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I'm using millis () function to control the timer of my LED. It is a very basic code that I used from the example libraries. The code worked well for 6 hours (On for 6 h, Off for the following 6 h and continues), however, when I set it up for 12 hours, the light failed to turn off when I checked on it. The designed time should have fit into the 2^32 bits for unsigned long which I have defined beforehand. Can someone please help on this issue? Thank you!

/*
  Blink without Delay

  Turns on and off a light emitting diode (LED) connected to a digital pin,
  without using the delay() function. This means that other code can run at the
  same time without being interrupted by the LED code.

  The circuit:
  - Use the onboard LED.
  - Note: Most Arduinos have an on-board LED you can control. On the UNO, MEGA
    and ZERO it is attached to digital pin 13, on MKR1000 on pin 6. LED_BUILTIN
    is set to the correct LED pin independent of which board is used.
    If you want to know what pin the on-board LED is connected to on your
    Arduino model, check the Technical Specs of your board at:
    https://www.arduino.cc/en/Main/Products

  created 2005
  by David A. Mellis
  modified 8 Feb 2010
  by Paul Stoffregen
  modified 11 Nov 2013
  by Scott Fitzgerald
  modified 9 Jan 2017
  by Arturo Guadalupi

  This example code is in the public domain.

  http://www.arduino.cc/en/Tutorial/BlinkWithoutDelay
*/

// constants won't change. Used here to set a pin number:
const int ledPin =  7;// the number of the LED pin

// Variables will change:
int ledState = LOW;             // ledState used to set the LED

// Generally, you should use "unsigned long" for variables that hold time
// The value will quickly become too large for an int to store
unsigned long previousMillis = 0;        // will store last time LED was updated

// constants won't change:
unsigned long interval = 12*60*60*1000UL;           // interval at which to blink (milliseconds)

void setup() {
  // set the digital pin as output:
  pinMode(ledPin, OUTPUT);
}

void loop() {
  // here is where you'd put code that needs to be running all the time.

  // check to see if it's time to blink the LED; that is, if the difference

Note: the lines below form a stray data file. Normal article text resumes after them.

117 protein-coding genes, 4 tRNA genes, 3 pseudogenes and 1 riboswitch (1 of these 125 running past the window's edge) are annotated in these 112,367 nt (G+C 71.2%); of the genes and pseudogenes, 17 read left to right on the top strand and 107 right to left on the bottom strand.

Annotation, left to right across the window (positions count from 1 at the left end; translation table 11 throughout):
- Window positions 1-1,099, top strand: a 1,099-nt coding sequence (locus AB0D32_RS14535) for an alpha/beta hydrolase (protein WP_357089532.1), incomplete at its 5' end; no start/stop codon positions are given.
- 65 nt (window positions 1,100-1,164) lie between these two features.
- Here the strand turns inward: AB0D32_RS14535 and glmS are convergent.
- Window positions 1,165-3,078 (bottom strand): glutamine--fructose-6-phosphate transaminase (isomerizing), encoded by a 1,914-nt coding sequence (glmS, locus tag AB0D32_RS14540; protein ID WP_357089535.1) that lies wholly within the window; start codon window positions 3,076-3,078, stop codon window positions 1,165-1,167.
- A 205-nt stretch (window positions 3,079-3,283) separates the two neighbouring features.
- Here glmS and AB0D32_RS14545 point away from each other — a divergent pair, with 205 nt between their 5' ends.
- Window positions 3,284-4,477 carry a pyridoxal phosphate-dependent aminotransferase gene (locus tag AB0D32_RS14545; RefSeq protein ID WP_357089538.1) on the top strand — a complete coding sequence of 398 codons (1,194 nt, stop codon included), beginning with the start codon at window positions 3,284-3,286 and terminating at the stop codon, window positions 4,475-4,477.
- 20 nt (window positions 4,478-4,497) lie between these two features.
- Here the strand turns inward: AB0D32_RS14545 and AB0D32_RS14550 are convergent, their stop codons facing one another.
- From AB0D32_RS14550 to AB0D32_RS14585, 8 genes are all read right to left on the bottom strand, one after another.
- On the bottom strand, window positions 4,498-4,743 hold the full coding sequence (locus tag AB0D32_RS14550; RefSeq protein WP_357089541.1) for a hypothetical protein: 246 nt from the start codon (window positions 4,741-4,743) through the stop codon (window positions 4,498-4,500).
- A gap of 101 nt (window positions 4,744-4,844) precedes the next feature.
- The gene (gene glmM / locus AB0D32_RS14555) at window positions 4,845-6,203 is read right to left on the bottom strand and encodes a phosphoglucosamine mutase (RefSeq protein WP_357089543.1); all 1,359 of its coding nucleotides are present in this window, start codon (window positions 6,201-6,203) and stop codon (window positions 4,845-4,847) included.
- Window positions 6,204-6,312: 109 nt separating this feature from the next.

// between the current time and last time you blinked the LED is bigger than
  // the interval at which you want to blink the LED.
  unsigned long currentMillis = millis();

  if (currentMillis - previousMillis >= interval) {
    // save the last time you blinked the LED
    previousMillis = currentMillis;

    // if the LED is off turn it on and vice-versa:
    if (ledState == LOW) {
      ledState = HIGH;
    } else {
      ledState = LOW;
    }

    // set the LED with the ledState of the variable:
    digitalWrite(ledPin, ledState);
  }
}
  • please look at your post ... does the program listing look the way you intended it to look? ... please format your code ... use the {} button – jsotola Mar 4 at 5:15
  • use unsigned long interval = 1000UL*12*60*60*; – Juraj Mar 4 at 5:37
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In C++, the multiplication operator is “left-associative”. This means that the expression

12*60*60*1000UL

is interpreted as

((12*60)*60)*1000UL

The left factor, namely (12*60)*60, is computed using the int data type, but the result overflows that format, resulting in the problem you see.

The simple solution is to make one of the factors of the first product be an unsigned long. For example

1000UL*60*60*12

Then, 1000UL*60 is computed with the unsigned long data type. Since the result is itself an unsigned long, the next multiplication is also done as unsigned long, and likewise for the last one.

If you find this technique somewhat obscure, you can also add the UL suffix to every single factor. This would avoid implicit conversions by the compiler, making all the types explicit.

| improve this answer | |
  • The problem is panned out! Thank you sir! Programming is not my field at all and so I am clearly with no base. Your comment is very helpful and much appreciated. – syuen Mar 9 at 6:42
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Did you try to change your variables so that the calculations would be in seconds instead of milliseconds ? IOW add "/1000" after millis() and reduce your constants accordingly.

millis() is overflowing periodically, but it only happens every 49 days or so, and that even shouldn't play a role in the way you use it (the difference will also kind of overflow in the other direction).

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  • Do not add /1000 after millis(), otherwise you will have a problem when millis() rolls over. – Edgar Bonet Mar 4 at 8:23

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